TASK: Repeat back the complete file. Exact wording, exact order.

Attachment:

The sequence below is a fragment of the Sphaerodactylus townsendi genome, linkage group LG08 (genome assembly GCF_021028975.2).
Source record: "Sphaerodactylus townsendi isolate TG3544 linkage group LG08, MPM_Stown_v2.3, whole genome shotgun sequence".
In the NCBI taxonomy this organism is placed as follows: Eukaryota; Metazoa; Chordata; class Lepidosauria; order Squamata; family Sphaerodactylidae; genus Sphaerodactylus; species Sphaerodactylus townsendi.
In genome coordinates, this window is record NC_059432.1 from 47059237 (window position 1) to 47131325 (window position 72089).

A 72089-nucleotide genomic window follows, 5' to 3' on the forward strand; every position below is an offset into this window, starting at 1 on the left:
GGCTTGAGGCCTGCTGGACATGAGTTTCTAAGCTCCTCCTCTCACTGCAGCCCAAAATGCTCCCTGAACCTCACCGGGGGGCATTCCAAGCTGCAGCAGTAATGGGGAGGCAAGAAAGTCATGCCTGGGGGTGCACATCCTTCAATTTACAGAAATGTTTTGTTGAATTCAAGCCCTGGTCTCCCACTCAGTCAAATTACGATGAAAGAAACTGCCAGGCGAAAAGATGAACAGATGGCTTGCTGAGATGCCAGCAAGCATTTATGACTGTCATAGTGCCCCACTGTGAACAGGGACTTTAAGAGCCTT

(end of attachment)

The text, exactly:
The sequence below is a fragment of the Sphaerodactylus townsendi genome, linkage group LG08 (genome assembly GCF_021028975.2).
Source record: "Sphaerodactylus townsendi isolate TG3544 linkage group LG08, MPM_Stown_v2.3, whole genome shotgun sequence".
In the NCBI taxonomy this organism is placed as follows: Eukaryota; Metazoa; Chordata; class Lepidosauria; order Squamata; family Sphaerodactylidae; genus Sphaerodactylus; species Sphaerodactylus townsendi.
In genome coordinates, this window is record NC_059432.1 from 47059237 (window position 1) to 47131325 (window position 72089).

A 72089-nucleotide genomic window follows, 5' to 3' on the forward strand; every position below is an offset into this window, starting at 1 on the left:
GGCTTGAGGCCTGCTGGACATGAGTTTCTAAGCTCCTCCTCTCACTGCAGCCCAAAATGCTCCCTGAACCTCACCGGGGGGCATTCCAAGCTGCAGCAGTAATGGGGAGGCAAGAAAGTCATGCCTGGGGGTGCACATCCTTCAATTTACAGAAATGTTTTGTTGAATTCAAGCCCTGGTCTCCCACTCAGTCAAATTACGATGAAAGAAACTGCCAGGCGAAAAGATGAACAGATGGCTTGCTGAGATGCCAGCAAGCATTTATGACTGTCATAGTGCCCCACTGTGAACAGGGACTTTAAGAGCCTT